Exhibition Essays

January 2020

Dreaming in and out of language

Rose Lu

Using household objects as the starting point, Emerita Baik shows us these items stripped down to their bones. Tokens of significance, like prayer cards and photographs, become rickety echoes of their former selves when transformed into stacked sculptures. They are constructed from plaster and foam, adhered with a deliberate imbalance, growing to reach teetering heights. Baik’s sculptures are the colours of construction: concrete grey, asphalt black, the yellow neon of imminent work. The colder tones make the sculptures feel distant, alienated. These sculptures ask us to question what we need to create a life. Many of us have moved across oceans, taking with us items that will recreate the former home in the new home. Is that which cannot be reproduced irrevocably lost in this process? Can a replica conjure up the same sensations and memories? What are we seeking in the rituals of recreation?

The home should be a place of comfort and safety. It is where we are our most vulnerable, where we are able to create our own rituals. Migrant homes in particular exist in a liminal space, incorporating elements of old homes in the newer homes. They are constantly in a state of flux, trying to find a point of rest while their past and present homes move past them. Perhaps all that we can truly cling to is the skeletons of our household objects, leaving the rest to be filled in by memory, by passed down stories, by the gaps that exist between a language and its translation.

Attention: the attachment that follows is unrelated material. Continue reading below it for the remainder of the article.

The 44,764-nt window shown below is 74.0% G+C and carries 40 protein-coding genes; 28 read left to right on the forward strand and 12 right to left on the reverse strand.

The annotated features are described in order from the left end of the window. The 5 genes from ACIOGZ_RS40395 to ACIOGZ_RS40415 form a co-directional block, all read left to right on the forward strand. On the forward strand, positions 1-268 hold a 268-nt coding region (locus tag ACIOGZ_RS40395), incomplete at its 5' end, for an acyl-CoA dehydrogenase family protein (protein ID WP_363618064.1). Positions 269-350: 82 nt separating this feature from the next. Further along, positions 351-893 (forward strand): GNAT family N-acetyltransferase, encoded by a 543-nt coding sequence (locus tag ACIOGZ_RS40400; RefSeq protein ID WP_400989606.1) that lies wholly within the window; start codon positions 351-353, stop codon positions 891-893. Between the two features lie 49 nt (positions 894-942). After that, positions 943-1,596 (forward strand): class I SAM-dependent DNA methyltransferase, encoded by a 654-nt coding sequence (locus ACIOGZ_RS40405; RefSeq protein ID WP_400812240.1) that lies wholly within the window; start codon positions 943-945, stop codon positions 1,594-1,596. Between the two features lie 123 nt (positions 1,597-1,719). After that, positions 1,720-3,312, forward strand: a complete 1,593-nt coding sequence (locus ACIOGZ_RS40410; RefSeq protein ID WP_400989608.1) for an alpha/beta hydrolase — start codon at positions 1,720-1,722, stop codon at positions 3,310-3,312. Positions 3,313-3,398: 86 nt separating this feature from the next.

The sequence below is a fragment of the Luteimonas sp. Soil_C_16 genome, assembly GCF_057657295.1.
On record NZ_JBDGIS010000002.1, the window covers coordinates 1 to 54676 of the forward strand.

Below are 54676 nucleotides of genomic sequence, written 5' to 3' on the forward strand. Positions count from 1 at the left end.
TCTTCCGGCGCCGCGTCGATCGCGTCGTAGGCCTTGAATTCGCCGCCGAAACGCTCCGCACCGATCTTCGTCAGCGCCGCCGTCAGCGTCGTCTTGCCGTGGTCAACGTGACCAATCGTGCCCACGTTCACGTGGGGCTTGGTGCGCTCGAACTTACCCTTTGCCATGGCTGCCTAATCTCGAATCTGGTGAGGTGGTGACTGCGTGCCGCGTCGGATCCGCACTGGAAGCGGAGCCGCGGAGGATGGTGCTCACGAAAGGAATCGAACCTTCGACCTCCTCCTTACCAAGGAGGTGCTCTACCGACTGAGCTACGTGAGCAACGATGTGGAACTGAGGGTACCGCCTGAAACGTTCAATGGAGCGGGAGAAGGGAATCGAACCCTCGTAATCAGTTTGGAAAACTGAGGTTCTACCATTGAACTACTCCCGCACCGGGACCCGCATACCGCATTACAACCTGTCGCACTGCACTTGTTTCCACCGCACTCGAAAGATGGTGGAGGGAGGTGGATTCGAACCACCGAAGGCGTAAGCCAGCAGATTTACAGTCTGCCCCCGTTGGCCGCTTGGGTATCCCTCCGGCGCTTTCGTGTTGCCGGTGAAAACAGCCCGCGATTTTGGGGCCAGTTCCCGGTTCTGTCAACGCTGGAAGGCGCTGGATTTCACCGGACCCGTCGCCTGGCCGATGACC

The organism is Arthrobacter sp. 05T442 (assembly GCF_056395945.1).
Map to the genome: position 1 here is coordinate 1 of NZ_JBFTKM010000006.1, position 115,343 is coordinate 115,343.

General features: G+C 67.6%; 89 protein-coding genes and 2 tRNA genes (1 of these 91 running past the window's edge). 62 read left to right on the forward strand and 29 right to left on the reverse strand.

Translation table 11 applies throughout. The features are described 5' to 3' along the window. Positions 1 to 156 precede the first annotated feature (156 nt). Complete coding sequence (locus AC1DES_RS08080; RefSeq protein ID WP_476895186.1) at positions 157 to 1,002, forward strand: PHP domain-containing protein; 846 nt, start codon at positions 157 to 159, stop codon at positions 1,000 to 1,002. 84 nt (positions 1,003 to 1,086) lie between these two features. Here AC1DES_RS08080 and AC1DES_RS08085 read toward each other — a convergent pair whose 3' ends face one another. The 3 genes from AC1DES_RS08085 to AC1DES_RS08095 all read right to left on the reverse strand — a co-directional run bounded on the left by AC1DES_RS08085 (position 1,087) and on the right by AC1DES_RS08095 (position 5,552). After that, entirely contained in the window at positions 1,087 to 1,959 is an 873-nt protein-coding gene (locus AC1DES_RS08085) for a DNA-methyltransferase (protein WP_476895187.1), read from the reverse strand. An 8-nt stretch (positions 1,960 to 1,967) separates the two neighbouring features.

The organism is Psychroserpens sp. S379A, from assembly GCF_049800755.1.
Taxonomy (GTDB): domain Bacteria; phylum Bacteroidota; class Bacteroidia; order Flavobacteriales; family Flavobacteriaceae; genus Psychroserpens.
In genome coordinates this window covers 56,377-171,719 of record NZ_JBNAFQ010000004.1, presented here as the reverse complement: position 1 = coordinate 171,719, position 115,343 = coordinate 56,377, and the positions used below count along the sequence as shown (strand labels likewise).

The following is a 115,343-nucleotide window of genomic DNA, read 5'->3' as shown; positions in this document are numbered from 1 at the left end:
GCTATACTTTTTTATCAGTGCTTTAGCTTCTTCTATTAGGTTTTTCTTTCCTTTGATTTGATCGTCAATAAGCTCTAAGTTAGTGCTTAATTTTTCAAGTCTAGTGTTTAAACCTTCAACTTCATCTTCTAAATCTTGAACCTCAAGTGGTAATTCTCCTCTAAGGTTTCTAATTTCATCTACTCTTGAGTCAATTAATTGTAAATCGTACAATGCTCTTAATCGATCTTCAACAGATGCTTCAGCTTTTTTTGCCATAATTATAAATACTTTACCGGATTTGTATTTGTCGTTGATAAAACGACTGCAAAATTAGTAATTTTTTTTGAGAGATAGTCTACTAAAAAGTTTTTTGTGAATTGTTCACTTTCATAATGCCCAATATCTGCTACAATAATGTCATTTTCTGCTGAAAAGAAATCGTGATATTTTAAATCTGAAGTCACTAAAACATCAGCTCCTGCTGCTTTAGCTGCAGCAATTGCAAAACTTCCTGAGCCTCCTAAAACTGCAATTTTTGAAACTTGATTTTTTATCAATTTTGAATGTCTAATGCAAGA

Emerita Baik, 3:16, 2020. Image courtesy of Cheska Brown.

Emerita Baik, 3:16, 2020. Image courtesy of Cheska Brown.

For years, it felt like my parents and I talked past each other. On observing the same object or situation, we would draw different conclusions. It was like our instincts were wired differently. At Mandarin classes in Sichuan University, I experienced some of the disorientation that my parents must have had with language. Particular sound combinations or characters would conjure up specific feelings in me, and I would feel that the meaning would match the feeling of joy or disgust I associated with it. For example, the word 雅, yǎ, pronounced with the hard “y” sound. In my mind, it sounded tough, uncouth. I could hear Souljah Boy shouting it. I was certain that its meaning would be similarly unrefined, but its definition turned out to be “elegant.” The sound of the third tone “ǎ” was nasal and drawling, and I couldn’t believe that it meant elegant. I wanted to share this dissonance, but there was no one around who would understand my reference points.